The Transformational Gospel vs the Evacuation Gospel

Originally posted on 7 May, 2007

I attended a conference in Uganda in 2007 which was a significant moment in my “emerging church” journey. It as the first time I really understood that the “stories” of my faith were incomplete, and that a future church would need to find new ways of expressing what it meant to be church. The talk I make available below was one of those “aha” moments for me. I hope it can be for you, too.

A message by Claude Nikondeha, from Burundi, delivered at Amahoro Gathering in Uganda

Download the MP3 recording here

The sections marked (GC) in italics are my commentary, not Claude’s words. This is a message we should be hearing at church, but are not.

The problem with a Gospel that only promises release when Jesus returns, is that Jesus has not yet returned. The people are not released – they live in suffering, poverty, famine and wars.

“The Gospel is not a doctrinal formula for the salvation of the individual but it is the Good News of God’s movement through Jesus Christ to carry out his purpose for the entire human race.” Rene Padilla

Jesus did not come to announce an evacuation plan, but a transformation plan.

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The Archbishop of Canterbury on Global Warming

Originally posted on 11 Nov 2009

Recently, Dr Rowan Williams gave an excellent speech on the issue of our responsibility towards Creation and a Christian response to environmental crises. The Bible has a clear message about caring for the environment – not just for the here and now, but also because at the end of time this planet will be renewed and restored to pre-Fall glory and be the paradise heaven of God’s Kingdom.

I don’t agree with everything Dr Williams says, but his message is well made and worth listening to. You can read it on his own website, listen to it online (42Mb MP3), or see an extract below.

Continue reading The Archbishop of Canterbury on Global Warming

Evangelising the generations

Originally posted in 2002, and then updated in July 2009

It has been a tremendous privilege over many years to be able to (almost) seamlessly blend my ministry and work aspirations. This is something many people spend their whole lives striving for – to integrate what they do for a living with the passion in their hearts. I fell into this very young, and have been privileged to continue to do so.

Specifically, the work I do on different generations, and seeing the world through other people’s eyes (see http://www.graemecodrington.com) has application in many different areas – from schools and churches, to marketing and HR departments of large corporates, and even government institutions, too.

A few things have happened recently to remind me of work I did a number of years ago on evangelising the next generation. I wrote a chapter on “Generations at church” in my 2004 book, “Mind the Gap”. Now, EE3, the global evangelism movement, will be providing my book to its members. I have also been in contact with the organisers of the upcoming Lausanne Congress on World Evangelisation, to be held in Cape Town 2010.

So, previously unpublished on this blog, is an article I wrote in 2000 for the Billy Graham Evangelistic Association magazine.

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Welcome to Future Church Now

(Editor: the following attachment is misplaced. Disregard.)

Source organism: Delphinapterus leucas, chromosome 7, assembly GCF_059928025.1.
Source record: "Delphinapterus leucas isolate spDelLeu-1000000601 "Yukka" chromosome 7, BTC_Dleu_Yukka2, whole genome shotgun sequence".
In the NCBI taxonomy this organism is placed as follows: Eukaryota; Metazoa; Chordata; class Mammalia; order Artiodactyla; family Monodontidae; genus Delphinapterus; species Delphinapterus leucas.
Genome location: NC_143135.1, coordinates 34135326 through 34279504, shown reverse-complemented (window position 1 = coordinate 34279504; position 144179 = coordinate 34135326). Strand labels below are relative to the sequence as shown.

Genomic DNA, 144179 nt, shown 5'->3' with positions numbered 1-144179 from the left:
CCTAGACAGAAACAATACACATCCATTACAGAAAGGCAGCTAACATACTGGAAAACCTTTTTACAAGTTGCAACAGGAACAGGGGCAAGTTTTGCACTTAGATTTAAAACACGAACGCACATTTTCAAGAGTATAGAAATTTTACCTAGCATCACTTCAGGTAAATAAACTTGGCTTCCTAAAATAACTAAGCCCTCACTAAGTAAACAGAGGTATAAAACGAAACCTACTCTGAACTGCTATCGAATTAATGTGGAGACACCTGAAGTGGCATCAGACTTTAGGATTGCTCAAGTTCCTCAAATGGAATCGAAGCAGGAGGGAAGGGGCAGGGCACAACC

This is the new home of Graeme Codrington‘s blog on the future of Christianity, emerging church, missional theology and all things spiritual.

I am a business strategy consultant, living in Johannesburg, South Africa. My focus is on helping organisations to understand the forces that are shaping the future of work, and working with them to develop practical responses to the trends that will disrupt their industries in the next decade. I work with a number of business partners in TomorrowToday Global, a company I co-founded in 2002. I blog on issues relating to these trends here, and have a Twitter feed here.

In addition to doing Chartered Accounting articles at KPMG and a Bachelor of Commerce (with majors in accounts, business economics and business information systems) and a Doctorate in Business Administration (majors in leadership and future studies), I also have a Bachelor of Arts (major in theology), an Honours in Theology (major in youth work) and a Masters in Diaconology (a combination of theology and sociology). I have worked as a youth worker, honorary youth pastor, articled clerk, auditor, computer trainer and solutions developer, strategy consultant, futurist and professional speaker.

My church background includes Salvation Army, Brethren, Church of England (while living in London), Baptist, Methodist and independent. I was ordained into Baptist ministry in South Africa in 1999. I left the Baptist church a few years later, in protest to both their treatment of female pastors and their unwillingness to even engage in dialogue on homosexuality issues. I now worship at a Methodist church in Johannesburg, and have qualified and been accepted as a local preacher and elder in this tradition. My wife was the campus pastor of our church, until Covid caused the Methodist church to shut our small community down. We now gather together with a small group of Christians in Johannesburg and call ourselves, “We Are Church”.

I have been blogging on the issues related to “a new kind of christianity” for over 20 years, with a long archive at this site and elsewhere. This blog is home to my musings on this topic, with a particular focus on saying things to the church that it should be hearing but is not. I have a particular passion for diversity and inclusion, especially LGBTQI inclusion in the church.

Enjoy it, and contribute to the conversations!

Graeme Codrington's musings on a new kind of Christianity